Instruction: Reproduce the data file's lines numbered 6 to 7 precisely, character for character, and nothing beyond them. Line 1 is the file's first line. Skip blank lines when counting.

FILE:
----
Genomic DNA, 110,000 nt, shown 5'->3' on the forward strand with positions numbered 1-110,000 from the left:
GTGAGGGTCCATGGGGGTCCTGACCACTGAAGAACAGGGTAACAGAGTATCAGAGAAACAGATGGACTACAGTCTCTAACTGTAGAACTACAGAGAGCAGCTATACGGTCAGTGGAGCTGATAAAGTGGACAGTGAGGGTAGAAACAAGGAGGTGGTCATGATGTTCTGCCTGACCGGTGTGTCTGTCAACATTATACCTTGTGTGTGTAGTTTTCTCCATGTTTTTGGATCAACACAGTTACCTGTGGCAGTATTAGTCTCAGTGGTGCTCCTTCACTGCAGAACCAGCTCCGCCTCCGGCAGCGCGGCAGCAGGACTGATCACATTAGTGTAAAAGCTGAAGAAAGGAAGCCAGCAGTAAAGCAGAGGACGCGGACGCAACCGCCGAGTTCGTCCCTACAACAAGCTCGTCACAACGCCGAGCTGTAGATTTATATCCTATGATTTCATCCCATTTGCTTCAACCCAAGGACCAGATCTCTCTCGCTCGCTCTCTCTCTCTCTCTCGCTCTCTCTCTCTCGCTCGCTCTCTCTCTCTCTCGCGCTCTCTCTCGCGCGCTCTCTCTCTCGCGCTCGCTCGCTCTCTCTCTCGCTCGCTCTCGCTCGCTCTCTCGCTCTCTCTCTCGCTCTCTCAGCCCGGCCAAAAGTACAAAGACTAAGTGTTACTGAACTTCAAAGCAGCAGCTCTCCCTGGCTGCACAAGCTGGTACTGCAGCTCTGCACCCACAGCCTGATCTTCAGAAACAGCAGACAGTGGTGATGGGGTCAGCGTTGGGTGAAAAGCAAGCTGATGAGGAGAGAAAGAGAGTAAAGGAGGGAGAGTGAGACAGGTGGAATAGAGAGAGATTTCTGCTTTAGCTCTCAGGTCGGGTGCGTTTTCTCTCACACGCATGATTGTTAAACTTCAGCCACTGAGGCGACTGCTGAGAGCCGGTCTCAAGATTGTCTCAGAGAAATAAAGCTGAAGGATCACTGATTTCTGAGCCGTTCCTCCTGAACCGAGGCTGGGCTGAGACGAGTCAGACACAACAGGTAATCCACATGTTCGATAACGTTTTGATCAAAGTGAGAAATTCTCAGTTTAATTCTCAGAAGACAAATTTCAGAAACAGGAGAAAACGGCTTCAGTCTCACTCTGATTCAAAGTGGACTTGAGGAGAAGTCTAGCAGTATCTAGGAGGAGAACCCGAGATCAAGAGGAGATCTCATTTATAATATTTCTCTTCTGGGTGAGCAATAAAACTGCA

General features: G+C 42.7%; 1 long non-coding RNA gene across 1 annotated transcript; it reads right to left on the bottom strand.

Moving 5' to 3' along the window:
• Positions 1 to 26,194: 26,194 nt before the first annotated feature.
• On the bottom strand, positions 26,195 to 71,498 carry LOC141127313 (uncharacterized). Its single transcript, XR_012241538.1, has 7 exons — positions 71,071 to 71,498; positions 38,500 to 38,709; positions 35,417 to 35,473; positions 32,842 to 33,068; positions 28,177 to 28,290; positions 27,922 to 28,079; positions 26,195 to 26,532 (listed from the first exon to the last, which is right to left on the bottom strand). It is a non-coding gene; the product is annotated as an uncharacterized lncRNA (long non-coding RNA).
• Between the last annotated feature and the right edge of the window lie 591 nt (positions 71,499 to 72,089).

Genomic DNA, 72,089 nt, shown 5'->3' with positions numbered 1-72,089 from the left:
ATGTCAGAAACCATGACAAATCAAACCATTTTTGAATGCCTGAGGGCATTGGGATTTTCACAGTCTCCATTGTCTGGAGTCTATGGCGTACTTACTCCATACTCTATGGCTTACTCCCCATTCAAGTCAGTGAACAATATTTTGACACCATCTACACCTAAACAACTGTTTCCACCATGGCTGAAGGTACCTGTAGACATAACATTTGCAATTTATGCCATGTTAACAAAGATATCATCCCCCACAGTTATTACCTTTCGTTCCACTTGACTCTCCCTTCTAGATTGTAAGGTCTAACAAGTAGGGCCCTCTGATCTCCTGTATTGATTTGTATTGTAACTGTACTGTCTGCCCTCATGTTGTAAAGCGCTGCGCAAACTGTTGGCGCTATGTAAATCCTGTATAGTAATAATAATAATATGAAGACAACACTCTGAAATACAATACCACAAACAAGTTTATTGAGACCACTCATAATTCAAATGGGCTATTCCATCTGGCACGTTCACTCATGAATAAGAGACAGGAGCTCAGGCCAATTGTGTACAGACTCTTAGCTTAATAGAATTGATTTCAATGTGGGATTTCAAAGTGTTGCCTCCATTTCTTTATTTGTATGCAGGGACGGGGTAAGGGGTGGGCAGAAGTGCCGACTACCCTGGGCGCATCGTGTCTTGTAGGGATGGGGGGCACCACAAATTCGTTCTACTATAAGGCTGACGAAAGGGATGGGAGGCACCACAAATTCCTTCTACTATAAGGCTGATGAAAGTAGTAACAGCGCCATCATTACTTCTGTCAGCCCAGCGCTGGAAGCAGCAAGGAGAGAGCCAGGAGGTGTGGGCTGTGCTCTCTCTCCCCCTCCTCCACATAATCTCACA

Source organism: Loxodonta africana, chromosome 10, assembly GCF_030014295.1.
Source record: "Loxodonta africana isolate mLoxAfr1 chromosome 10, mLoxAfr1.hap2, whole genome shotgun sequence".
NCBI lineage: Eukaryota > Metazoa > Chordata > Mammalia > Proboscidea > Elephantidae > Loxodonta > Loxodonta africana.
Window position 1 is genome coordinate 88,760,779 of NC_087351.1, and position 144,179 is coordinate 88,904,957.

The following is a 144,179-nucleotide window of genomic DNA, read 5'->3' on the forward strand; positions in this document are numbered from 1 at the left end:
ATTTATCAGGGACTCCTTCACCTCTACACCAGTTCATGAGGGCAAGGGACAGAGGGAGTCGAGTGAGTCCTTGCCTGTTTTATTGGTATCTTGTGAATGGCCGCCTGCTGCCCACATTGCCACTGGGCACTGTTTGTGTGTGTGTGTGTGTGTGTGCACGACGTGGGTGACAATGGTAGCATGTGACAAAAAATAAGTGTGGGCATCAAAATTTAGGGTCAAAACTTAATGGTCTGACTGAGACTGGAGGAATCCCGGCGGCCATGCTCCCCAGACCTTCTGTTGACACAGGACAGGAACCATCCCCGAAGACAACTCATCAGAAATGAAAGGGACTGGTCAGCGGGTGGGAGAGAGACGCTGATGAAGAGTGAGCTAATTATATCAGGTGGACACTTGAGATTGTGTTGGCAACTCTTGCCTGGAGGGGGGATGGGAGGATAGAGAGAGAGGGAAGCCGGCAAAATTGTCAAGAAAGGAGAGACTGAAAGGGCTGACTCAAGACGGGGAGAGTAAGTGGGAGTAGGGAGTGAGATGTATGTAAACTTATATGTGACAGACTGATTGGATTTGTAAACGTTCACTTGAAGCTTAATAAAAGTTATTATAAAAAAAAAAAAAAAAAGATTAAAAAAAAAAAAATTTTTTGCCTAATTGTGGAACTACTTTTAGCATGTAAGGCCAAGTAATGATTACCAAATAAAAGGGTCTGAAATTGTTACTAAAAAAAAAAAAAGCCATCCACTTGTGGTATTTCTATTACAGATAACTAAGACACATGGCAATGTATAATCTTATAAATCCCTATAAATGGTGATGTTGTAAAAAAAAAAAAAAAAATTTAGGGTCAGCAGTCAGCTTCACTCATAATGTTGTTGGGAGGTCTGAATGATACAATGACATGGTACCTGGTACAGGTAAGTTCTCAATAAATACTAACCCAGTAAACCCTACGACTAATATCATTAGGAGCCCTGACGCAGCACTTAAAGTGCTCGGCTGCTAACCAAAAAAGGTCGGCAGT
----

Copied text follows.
• On the bottom strand, positions 26,195 to 71,498 carry LOC141127313 (uncharacterized). Its single transcript, XR_012241538.1, has 7 exons — positions 71,071 to 71,498; positions 38,500 to 38,709; positions 35,417 to 35,473; positions 32,842 to 33,068; positions 28,177 to 28,290; positions 27,922 to 28,079; positions 26,195 to 26,532 (listed from the first exon to the last, which is right to left on the bottom strand). It is a non-coding gene; the product is annotated as an uncharacterized lncRNA (long non-coding RNA).
• Between the last annotated feature and the right edge of the window lie 591 nt (positions 71,499 to 72,089).